Sat Feb 12 03:57pm EST
Second overall pick Tyler Seguin's trials and tribulations with the Boston Bruins — back-to-back 'healthies' this week — are more of a NHL story than an Ontario Hockey League one.
At first glance, it seemed like post-hoc kneejerking to say this was proof Seguin would have been best off to return to major junior hockey.
Tom Wakefield of Canucks Hockey Blog, though, contrasted Seguin's stumbling start against that of another former No. 2 pick from the OHL, current Anaheim Ducks standout Bobby Ryan, who did bide time back in junior (and had an AHL apprenticeship in his age-20 season to boot).
Today, Bobby Ryan is a core member of the Ducks, on his way to his third-straight 30-goal season. The Ducks took their time with his development, and along the way Ryan learned what it took to compete and succeed at the game’s highest level.
Looking at how Tyler Seguin’s rookie season has gone (8 goals, 9 assists, 12:18 minutes a game. frequent healthy scratch), one can’t help but wonder if the Boston Bruins should have been more patient with him.
Instead of dominating junior hockey and being the go-to guy on his junior team (and most likely a leader on Team Canada at the World Juniors this past winter), Seguin’s an afterthought in the Bruin lineup.
Time will tell if his development has been truly stunted. (Canucks Hockey Blog)
There are a couple ways to take this, one being that Seguin is nowhere near close to developing, so anyone throwing the B-word (bust) around doesn't realize this is the NHL and not the NFL. He is only 19 years old. (Does that need to be pointed out?)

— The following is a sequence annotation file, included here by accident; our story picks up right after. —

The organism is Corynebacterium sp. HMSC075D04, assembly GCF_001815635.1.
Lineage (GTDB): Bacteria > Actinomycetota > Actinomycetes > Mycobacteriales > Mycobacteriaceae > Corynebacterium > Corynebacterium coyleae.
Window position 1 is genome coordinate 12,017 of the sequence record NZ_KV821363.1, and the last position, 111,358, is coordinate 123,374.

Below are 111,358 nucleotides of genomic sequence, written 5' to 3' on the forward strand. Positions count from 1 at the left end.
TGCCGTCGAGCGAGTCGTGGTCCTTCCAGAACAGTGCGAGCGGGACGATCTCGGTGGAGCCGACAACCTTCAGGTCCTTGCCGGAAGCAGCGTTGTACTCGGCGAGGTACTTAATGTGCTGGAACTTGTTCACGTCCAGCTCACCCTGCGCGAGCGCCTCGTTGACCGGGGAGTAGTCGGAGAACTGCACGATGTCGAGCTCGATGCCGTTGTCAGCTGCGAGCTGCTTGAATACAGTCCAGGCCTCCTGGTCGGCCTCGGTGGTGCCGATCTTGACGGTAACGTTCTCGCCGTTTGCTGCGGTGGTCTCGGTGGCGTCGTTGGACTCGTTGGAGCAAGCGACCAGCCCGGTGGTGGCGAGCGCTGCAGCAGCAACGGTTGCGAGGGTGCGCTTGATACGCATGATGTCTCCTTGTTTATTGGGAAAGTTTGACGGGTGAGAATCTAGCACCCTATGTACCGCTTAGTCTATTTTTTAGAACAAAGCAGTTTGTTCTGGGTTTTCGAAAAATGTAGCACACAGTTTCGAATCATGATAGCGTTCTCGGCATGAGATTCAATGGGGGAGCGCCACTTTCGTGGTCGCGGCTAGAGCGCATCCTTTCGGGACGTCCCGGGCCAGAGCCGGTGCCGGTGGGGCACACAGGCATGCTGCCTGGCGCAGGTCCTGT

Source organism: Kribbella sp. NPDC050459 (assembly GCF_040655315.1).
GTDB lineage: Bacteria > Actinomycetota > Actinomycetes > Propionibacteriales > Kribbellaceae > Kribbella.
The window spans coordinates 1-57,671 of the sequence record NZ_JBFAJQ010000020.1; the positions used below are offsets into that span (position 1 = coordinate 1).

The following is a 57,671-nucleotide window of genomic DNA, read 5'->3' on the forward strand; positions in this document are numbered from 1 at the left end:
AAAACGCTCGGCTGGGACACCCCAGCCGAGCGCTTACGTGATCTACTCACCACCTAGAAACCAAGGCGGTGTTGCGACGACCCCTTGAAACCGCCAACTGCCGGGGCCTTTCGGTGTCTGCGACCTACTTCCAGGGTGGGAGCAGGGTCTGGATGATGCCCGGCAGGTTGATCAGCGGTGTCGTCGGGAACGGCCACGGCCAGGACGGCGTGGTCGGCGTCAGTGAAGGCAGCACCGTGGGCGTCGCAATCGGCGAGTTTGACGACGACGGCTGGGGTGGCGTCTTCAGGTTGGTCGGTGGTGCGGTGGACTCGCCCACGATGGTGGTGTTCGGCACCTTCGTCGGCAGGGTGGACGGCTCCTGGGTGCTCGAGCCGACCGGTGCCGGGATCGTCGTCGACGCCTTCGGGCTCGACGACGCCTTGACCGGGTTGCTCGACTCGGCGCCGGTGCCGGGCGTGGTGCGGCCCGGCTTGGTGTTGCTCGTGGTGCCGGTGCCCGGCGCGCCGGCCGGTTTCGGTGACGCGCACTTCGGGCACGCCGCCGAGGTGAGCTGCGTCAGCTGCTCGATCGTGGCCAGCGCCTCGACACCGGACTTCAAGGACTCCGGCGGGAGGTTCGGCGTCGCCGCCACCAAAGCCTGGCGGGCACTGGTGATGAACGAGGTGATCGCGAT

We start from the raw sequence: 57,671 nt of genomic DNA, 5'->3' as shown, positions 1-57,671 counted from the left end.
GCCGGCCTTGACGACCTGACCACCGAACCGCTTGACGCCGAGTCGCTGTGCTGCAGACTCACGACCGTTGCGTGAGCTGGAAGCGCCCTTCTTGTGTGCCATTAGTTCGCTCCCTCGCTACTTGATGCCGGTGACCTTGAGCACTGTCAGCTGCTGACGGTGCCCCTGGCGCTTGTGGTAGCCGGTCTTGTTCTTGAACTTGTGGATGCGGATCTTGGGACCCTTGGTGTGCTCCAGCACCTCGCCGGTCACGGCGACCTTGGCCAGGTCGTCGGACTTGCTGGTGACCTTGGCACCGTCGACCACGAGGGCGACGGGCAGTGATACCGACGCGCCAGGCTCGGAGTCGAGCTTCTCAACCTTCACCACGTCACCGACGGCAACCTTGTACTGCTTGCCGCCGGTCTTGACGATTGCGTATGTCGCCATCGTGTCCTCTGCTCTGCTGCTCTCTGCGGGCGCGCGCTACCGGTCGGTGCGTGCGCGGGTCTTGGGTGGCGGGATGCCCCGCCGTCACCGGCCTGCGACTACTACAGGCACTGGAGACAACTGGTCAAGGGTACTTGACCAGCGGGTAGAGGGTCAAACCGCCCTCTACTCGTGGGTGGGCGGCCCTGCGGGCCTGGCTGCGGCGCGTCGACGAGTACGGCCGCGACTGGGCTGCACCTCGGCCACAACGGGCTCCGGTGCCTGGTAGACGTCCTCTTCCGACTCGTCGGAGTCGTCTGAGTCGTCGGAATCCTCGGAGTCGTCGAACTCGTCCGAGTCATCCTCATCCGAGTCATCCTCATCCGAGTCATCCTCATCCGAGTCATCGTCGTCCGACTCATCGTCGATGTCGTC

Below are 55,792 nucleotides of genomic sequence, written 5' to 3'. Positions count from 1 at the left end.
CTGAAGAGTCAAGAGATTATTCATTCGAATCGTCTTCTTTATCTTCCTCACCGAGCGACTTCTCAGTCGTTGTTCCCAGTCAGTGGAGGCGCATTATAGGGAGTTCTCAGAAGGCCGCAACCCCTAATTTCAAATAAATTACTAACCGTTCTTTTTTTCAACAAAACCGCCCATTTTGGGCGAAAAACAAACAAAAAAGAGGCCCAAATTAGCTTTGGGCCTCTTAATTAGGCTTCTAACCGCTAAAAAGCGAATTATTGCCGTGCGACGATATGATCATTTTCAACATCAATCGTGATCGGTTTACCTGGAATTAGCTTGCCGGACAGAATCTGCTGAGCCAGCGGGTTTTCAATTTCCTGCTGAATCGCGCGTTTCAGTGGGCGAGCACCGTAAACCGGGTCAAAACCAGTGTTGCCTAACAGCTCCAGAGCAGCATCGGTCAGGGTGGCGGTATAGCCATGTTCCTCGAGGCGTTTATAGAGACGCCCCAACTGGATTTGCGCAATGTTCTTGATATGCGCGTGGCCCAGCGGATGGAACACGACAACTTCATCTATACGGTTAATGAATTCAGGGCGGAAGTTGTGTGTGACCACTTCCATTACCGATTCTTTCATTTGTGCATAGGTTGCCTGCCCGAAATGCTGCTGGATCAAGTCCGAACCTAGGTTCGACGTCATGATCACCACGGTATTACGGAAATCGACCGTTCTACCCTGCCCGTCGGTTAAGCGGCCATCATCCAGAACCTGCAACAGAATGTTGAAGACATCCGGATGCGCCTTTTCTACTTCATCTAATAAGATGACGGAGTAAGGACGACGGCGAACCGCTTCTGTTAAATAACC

The second is to ponder what effect this will have with potential No. 1 pick Ryan Nugent-Hopkins, whose many virtues do not yet include NHL size. The trend of NHL teams fast-tracking high picks probably isn't abating, but here is one cautionary tale. It isn't a disaster if the top pick returns to a well-regarded junior team for another year and also defers the start of his so-called arbitration and free-agency clocks.
Meantime, for Seguin's former OHL team, it's probably psychological masochism for the Whalers to end wonder how they would be if he had returned. Plymouth (.604 point percentage, fifth-best in its conference) would probably lead its division instead of being six points back of rival Saginaw. However, the lot of junior teams is they can't indulge any such woe-is-us — especially in the case of the Whalers, since fellow rivals Kitchener (Jeremy Morin and Jeff Skinner) and Windsor (Cam Fowler and No. 1 pick Taylor Hall) each had two players turn pro as teens.
Neate Sager is a writer for Yahoo! Canada Sports. Contact him at firstname.lastname@example.org and follow him on Twitter @neatebuzzthenet.